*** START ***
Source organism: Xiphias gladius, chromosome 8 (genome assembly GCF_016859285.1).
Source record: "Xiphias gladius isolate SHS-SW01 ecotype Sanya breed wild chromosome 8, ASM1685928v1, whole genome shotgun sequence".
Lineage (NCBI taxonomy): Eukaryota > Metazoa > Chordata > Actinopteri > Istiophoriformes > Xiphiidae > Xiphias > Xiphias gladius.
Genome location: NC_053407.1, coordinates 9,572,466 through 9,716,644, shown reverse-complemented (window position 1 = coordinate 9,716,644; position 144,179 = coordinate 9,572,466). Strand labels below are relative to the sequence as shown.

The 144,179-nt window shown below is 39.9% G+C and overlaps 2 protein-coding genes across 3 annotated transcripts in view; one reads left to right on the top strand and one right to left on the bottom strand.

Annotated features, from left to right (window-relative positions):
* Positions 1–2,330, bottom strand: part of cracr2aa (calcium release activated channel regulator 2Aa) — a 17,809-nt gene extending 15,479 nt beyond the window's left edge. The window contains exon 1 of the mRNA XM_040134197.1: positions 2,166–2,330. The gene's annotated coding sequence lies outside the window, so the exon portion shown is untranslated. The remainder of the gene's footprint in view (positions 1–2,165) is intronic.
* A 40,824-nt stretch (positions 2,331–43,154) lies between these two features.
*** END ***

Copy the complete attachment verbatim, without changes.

Source organism: Xiphias gladius, chromosome 8 (genome assembly GCF_016859285.1).
Source record: "Xiphias gladius isolate SHS-SW01 ecotype Sanya breed wild chromosome 8, ASM1685928v1, whole genome shotgun sequence".
Lineage (NCBI taxonomy): Eukaryota > Metazoa > Chordata > Actinopteri > Istiophoriformes > Xiphiidae > Xiphias > Xiphias gladius.
Genome location: NC_053407.1, coordinates 9,572,466 through 9,716,644, shown reverse-complemented (window position 1 = coordinate 9,716,644; position 144,179 = coordinate 9,572,466). Strand labels below are relative to the sequence as shown.

The 144,179-nt window shown below is 39.9% G+C and overlaps 2 protein-coding genes across 3 annotated transcripts in view; one reads left to right on the top strand and one right to left on the bottom strand.

Annotated features, from left to right (window-relative positions):
* Positions 1–2,330, bottom strand: part of cracr2aa (calcium release activated channel regulator 2Aa) — a 17,809-nt gene extending 15,479 nt beyond the window's left edge. The window contains exon 1 of the mRNA XM_040134197.1: positions 2,166–2,330. The gene's annotated coding sequence lies outside the window, so the exon portion shown is untranslated. The remainder of the gene's footprint in view (positions 1–2,165) is intronic.
* A 40,824-nt stretch (positions 2,331–43,154) lies between these two features.